Thursday, October 2, 2014

Pork Loin w/ Mustard Glaze

While researching Rutgers and their most popular tailgating recipes, 3 common ingredients kept popping up. PORK......PORK........and more PORK. Since I couldn't get my hands on a New Jersey "Pork Roll", I went with the next best thing. A delicious pork loin fit the bill for this week's recipe. Yay PORK!!!!


2-3 lb Pork Loin (Not Tenderloin) 

Basic BBQ Rub (Equal parts)
  • Kosher Salt
  • White Granulated Sugar
  • Dark Chili Powder
  • Montreal Steak Seasoning
  • A little Cayenne or Chipotle powder if you like some heat
  • 1 HOT gallon water
  • 1 cup kosher salt
  • 1 cup brown sugar
Mustard Brown Sugar Glaze:
  • 1 cup Brown sugar
  • 2 TBS flour
  • 2 TBS Apple Cider Vinegar
  • 1 TSP Dry mustard


Mix brine ingredients and stir until seasonings are dissolved. You may need to heat things up in the microwave or on the stove to get seasonings fully incorporated. Allow to cool. Submerge the pork loin in the brine and refrigerate for 12 - 24 hours. A large ziplock bag works great for this or you can use a food storage bucket as seen below. The brine is a great way to add some flavor and moisture to a great cut of meat. Feel free to add different seasonings to your brine. The only basics are water, salt and sugar. 

Once the loin has been brined, it's time to set up your smoker or grill for indirect heat.  I decided to use my rotisserie for this cook, but it is not necessary.  I just like playing with my BBQ toys whenever possible. Score the meat by cutting crossways 1/8 inch deep. This will add a little extra surface for our rub and create some extra crunchy bark.  We all love some good bark. Leave the fat on the loin. Add a good amount of your BBQ rub and make sure it gets into the cracks of the loin. You can see the scored meat below. I went a little deeper than I planned on, but it still worked. If you are not using a rotisserie, just place the meat on the cool side of your grill.

We are shooting for a smoker/grill temp of 275 - 300 degrees. Add some pecan or apple wood chunks (Any fruit wood will do) to the lit coals and you are ready to go. We will likely be cooking this for about 90 minutes, depending on the overall size of your loin. We are done when we hit an internal temp of 144 degrees.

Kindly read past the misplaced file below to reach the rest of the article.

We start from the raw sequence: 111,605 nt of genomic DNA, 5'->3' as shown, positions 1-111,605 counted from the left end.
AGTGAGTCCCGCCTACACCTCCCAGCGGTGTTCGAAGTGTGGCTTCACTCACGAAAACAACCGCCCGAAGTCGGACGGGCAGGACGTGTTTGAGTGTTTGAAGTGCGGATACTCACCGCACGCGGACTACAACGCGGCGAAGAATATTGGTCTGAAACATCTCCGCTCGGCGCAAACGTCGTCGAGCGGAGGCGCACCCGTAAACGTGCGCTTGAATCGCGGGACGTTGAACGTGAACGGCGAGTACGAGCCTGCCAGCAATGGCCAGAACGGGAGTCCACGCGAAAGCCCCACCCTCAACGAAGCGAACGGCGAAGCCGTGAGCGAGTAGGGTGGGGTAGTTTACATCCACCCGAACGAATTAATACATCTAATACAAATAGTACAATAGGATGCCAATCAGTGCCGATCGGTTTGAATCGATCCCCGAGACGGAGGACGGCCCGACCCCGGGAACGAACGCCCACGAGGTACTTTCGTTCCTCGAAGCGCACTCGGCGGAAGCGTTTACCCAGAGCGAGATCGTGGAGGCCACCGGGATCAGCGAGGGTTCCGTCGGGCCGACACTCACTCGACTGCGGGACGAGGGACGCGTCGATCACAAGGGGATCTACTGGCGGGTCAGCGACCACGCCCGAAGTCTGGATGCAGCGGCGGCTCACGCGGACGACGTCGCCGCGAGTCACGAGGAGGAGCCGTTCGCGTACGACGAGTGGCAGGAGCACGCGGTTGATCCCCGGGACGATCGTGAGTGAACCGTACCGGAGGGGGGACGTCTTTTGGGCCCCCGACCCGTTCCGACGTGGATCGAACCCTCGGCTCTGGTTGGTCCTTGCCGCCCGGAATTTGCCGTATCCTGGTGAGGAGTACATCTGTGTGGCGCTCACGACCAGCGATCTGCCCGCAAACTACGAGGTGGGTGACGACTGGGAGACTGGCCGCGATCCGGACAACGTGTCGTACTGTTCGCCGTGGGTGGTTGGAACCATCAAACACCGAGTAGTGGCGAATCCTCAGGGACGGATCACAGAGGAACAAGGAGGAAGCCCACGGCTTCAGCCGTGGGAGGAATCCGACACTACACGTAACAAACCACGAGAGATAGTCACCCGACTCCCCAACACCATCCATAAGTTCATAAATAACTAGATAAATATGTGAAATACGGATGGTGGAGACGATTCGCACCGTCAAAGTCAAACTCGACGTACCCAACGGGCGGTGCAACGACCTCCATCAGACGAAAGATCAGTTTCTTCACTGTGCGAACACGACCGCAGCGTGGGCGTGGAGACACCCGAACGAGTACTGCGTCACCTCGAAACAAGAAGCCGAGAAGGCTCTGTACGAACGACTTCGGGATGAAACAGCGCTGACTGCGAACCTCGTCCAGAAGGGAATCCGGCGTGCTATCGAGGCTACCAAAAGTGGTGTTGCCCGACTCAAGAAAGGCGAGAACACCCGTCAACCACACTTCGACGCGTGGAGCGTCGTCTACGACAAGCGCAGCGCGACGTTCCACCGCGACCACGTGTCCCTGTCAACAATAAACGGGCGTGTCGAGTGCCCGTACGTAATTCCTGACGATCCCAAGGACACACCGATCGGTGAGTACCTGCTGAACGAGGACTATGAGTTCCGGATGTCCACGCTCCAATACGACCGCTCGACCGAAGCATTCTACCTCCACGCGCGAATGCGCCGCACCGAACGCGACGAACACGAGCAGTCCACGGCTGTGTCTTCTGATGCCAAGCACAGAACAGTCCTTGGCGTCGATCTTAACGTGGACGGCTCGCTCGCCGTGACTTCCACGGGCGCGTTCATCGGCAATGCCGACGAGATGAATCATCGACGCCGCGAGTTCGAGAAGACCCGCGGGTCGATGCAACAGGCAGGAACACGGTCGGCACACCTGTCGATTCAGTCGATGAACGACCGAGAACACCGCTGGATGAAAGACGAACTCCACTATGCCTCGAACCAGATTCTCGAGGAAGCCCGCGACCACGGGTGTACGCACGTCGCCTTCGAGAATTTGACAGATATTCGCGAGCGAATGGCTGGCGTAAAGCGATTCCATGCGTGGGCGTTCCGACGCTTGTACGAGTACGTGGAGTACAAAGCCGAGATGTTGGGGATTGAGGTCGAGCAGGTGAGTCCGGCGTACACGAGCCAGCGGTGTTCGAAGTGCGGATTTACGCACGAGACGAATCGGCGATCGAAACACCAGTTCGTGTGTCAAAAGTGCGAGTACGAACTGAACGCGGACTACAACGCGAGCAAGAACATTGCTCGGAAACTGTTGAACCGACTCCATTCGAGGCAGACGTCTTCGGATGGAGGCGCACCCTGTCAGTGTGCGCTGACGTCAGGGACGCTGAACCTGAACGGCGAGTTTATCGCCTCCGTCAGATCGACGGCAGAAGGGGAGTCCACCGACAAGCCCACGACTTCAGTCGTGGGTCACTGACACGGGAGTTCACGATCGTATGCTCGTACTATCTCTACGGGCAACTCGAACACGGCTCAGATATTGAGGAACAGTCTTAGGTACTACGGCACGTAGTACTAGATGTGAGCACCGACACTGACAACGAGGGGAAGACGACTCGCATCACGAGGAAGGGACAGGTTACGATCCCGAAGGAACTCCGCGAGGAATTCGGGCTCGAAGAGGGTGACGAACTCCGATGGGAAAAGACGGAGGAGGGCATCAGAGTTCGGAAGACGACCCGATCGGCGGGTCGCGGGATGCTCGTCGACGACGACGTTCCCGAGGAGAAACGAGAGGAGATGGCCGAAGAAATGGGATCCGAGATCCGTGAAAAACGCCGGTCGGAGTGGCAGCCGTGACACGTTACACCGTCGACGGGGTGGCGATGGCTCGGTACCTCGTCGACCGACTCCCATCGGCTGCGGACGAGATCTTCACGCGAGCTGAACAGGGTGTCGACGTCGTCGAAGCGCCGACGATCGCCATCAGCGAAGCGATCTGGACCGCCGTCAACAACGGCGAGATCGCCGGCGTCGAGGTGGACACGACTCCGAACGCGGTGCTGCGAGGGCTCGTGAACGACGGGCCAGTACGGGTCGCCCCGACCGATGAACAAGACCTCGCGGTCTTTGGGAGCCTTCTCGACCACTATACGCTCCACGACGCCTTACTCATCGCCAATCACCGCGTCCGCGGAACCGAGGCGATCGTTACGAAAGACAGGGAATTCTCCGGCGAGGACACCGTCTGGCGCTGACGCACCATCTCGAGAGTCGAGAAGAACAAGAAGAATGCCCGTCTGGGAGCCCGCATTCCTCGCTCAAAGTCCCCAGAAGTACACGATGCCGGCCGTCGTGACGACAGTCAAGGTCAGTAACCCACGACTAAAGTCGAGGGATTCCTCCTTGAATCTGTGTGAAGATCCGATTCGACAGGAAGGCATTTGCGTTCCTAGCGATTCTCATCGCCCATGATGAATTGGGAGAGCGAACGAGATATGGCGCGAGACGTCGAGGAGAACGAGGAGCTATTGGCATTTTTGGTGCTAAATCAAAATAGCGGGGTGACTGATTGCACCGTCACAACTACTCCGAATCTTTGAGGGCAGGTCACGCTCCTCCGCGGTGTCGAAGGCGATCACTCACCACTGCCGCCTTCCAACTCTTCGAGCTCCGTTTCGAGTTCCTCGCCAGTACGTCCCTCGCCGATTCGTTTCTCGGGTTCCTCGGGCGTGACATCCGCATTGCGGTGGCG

After about 45 minutes, you can see the pork start to sweat. This is also where the internal fat starts to breakdown and release some of our moisture. This is where the brine really helps. The loin has very little fat, so the added moisture is needed. Look at those tasty juices trying to escape. MMMmmmmmm.......

After about 70 minutes, my temp was nearing 140 degrees. I decided to make up a glaze to add another layer of flavor. Combine all 4 ingredients for the glaze and heat up. You can put the glaze in the grill/smoker for about 15 minutes and it will melt everything together. Once you get to 140 degrees, it's time to brush on your glaze. Brush every few minutes until you reach 145 internal degrees. Remove from the heat and tent with foil for 15 minutes. This allows the juices to settle and keep things tender.

After 15 minutes, it's time to slice and enjoy. These make great sandwiches as well. Not a bad leftover sandwich when you settle in for the NFL games on Sunday. This is one of my favorites and could not be any easier. Don't be afraid to cook your pork to MEDIUM. Even tho Betty Crocker of the 1950's recommends we cook our pork until it's void of all moisture, 140 plus degrees is perfect for this cut. ENJOY

This is part of a weekly series of tailgate recipes for Great site for your Wolverine football news. Check em out.


  1. This was a great recipe! I happened to have some boneless pork loin chops and by cutting the ingredients in half, found I had a terrific glaze and rub. I used apple wood chunks in place of pecan, but it was excellent. The key to this recipe is undoubtedly the brine. I'll never throw another pork loin or pork chop on the grill without first brining. It's a critical step. Many thanks! - "Njia" (MGoBlog)

    1. Make the same brine for chicken. It really makes a huge difference. Thx for posting.